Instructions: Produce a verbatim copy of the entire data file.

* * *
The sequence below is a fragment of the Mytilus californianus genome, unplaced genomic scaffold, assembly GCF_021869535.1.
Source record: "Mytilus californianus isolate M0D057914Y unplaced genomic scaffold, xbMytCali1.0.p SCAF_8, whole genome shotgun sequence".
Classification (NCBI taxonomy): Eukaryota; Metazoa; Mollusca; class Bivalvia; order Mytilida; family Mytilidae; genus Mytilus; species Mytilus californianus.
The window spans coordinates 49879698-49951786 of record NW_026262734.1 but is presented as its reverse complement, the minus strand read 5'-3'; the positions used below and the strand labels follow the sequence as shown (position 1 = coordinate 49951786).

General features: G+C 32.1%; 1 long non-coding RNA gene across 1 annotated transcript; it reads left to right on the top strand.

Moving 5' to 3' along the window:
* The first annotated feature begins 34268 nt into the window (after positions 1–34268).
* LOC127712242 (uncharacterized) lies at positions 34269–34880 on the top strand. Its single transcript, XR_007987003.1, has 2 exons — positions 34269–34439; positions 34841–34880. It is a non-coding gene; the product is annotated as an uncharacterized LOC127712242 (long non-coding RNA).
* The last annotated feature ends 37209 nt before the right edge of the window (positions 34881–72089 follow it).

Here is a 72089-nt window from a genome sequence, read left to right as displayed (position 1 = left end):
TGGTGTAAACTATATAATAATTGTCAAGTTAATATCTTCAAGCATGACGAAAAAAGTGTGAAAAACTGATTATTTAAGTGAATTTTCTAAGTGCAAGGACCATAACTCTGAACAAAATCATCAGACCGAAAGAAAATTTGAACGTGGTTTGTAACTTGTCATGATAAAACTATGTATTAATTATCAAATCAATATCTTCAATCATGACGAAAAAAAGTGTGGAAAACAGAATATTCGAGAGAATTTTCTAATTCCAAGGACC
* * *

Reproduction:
The sequence below is a fragment of the Mytilus californianus genome, unplaced genomic scaffold, assembly GCF_021869535.1.
Source record: "Mytilus californianus isolate M0D057914Y unplaced genomic scaffold, xbMytCali1.0.p SCAF_8, whole genome shotgun sequence".
Classification (NCBI taxonomy): Eukaryota; Metazoa; Mollusca; class Bivalvia; order Mytilida; family Mytilidae; genus Mytilus; species Mytilus californianus.
The window spans coordinates 49879698-49951786 of record NW_026262734.1 but is presented as its reverse complement, the minus strand read 5'-3'; the positions used below and the strand labels follow the sequence as shown (position 1 = coordinate 49951786).

General features: G+C 32.1%; 1 long non-coding RNA gene across 1 annotated transcript; it reads left to right on the top strand.

Moving 5' to 3' along the window:
* The first annotated feature begins 34268 nt into the window (after positions 1–34268).
* LOC127712242 (uncharacterized) lies at positions 34269–34880 on the top strand. Its single transcript, XR_007987003.1, has 2 exons — positions 34269–34439; positions 34841–34880. It is a non-coding gene; the product is annotated as an uncharacterized LOC127712242 (long non-coding RNA).
* The last annotated feature ends 37209 nt before the right edge of the window (positions 34881–72089 follow it).

Here is a 72089-nt window from a genome sequence, read left to right as displayed (position 1 = left end):
TGGTGTAAACTATATAATAATTGTCAAGTTAATATCTTCAAGCATGACGAAAAAAGTGTGAAAAACTGATTATTTAAGTGAATTTTCTAAGTGCAAGGACCATAACTCTGAACAAAATCATCAGACCGAAAGAAAATTTGAACGTGGTTTGTAACTTGTCATGATAAAACTATGTATTAATTATCAAATCAATATCTTCAATCATGACGAAAAAAAGTGTGGAAAACAGAATATTCGAGAGAATTTTCTAATTCCAAGGACC